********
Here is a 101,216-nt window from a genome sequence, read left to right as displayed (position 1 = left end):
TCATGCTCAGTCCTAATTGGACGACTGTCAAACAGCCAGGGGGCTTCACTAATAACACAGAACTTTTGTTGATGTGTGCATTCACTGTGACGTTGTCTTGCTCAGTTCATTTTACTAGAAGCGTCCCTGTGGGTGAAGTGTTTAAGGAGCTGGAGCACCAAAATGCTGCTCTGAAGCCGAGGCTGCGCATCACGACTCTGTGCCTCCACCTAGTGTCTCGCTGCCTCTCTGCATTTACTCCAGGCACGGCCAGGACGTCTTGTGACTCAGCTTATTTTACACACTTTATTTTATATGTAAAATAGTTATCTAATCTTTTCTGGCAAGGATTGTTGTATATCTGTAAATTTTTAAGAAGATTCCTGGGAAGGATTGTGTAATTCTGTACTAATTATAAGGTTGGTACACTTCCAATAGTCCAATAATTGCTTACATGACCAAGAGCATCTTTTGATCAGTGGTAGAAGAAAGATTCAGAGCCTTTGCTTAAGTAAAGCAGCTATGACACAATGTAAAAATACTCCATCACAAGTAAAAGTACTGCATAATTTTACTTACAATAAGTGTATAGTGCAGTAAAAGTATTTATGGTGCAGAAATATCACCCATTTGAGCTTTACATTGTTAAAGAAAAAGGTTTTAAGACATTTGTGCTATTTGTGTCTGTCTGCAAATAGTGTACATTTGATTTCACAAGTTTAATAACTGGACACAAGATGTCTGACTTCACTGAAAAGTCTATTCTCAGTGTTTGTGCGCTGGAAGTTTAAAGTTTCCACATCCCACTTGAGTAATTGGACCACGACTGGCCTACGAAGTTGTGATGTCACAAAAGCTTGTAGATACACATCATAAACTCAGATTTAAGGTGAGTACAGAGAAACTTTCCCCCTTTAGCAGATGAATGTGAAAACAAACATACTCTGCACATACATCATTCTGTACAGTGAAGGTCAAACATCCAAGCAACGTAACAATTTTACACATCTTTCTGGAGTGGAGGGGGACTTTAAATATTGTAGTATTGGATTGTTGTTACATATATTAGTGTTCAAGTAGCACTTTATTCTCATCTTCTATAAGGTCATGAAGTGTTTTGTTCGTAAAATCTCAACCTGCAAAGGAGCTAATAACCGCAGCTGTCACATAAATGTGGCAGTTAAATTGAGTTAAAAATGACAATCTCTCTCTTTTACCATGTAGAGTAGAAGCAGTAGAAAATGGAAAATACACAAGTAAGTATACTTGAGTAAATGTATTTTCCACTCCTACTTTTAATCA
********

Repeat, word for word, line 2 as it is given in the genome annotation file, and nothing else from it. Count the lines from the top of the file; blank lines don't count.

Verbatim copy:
TCATGCTCAGTCCTAATTGGACGACTGTCAAACAGCCAGGGGGCTTCACTAATAACACAGAACTTTTGTTGATGTGTGCATTCACTGTGACGTTGTCTTGCTCAGTTCATTTTACTAGAAGCGTCCCTGTGGGTGAAGTGTTTAAGGAGCTGGAGCACCAAAATGCTGCTCTGAAGCCGAGGCTGCGCATCACGACTCTGTGCCTCCACCTAGTGTCTCGCTGCCTCTCTGCATTTACTCCAGGCACGGCCAGGACGTCTTGTGACTCAGCTTATTTTACACACTTTATTTTATATGTAAAATAGTTATCTAATCTTTTCTGGCAAGGATTGTTGTATATCTGTAAATTTTTAAGAAGATTCCTGGGAAGGATTGTGTAATTCTGTACTAATTATAAGGTTGGTACACTTCCAATAGTCCAATAATTGCTTACATGACCAAGAGCATCTTTTGATCAGTGGTAGAAGAAAGATTCAGAGCCTTTGCTTAAGTAAAGCAGCTATGACACAATGTAAAAATACTCCATCACAAGTAAAAGTACTGCATAATTTTACTTACAATAAGTGTATAGTGCAGTAAAAGTATTTATGGTGCAGAAATATCACCCATTTGAGCTTTACATTGTTAAAGAAAAAGGTTTTAAGACATTTGTGCTATTTGTGTCTGTCTGCAAATAGTGTACATTTGATTTCACAAGTTTAATAACTGGACACAAGATGTCTGACTTCACTGAAAAGTCTATTCTCAGTGTTTGTGCGCTGGAAGTTTAAAGTTTCCACATCCCACTTGAGTAATTGGACCACGACTGGCCTACGAAGTTGTGATGTCACAAAAGCTTGTAGATACACATCATAAACTCAGATTTAAGGTGAGTACAGAGAAACTTTCCCCCTTTAGCAGATGAATGTGAAAACAAACATACTCTGCACATACATCATTCTGTACAGTGAAGGTCAAACATCCAAGCAACGTAACAATTTTACACATCTTTCTGGAGTGGAGGGGGACTTTAAATATTGTAGTATTGGATTGTTGTTACATATATTAGTGTTCAAGTAGCACTTTATTCTCATCTTCTATAAGGTCATGAAGTGTTTTGTTCGTAAAATCTCAACCTGCAAAGGAGCTAATAACCGCAGCTGTCACATAAATGTGGCAGTTAAATTGAGTTAAAAATGACAATCTCTCTCTTTTACCATGTAGAGTAGAAGCAGTAGAAAATGGAAAATACACAAGTAAGTATACTTGAGTAAATGTATTTTCCACTCCTACTTTTAATCA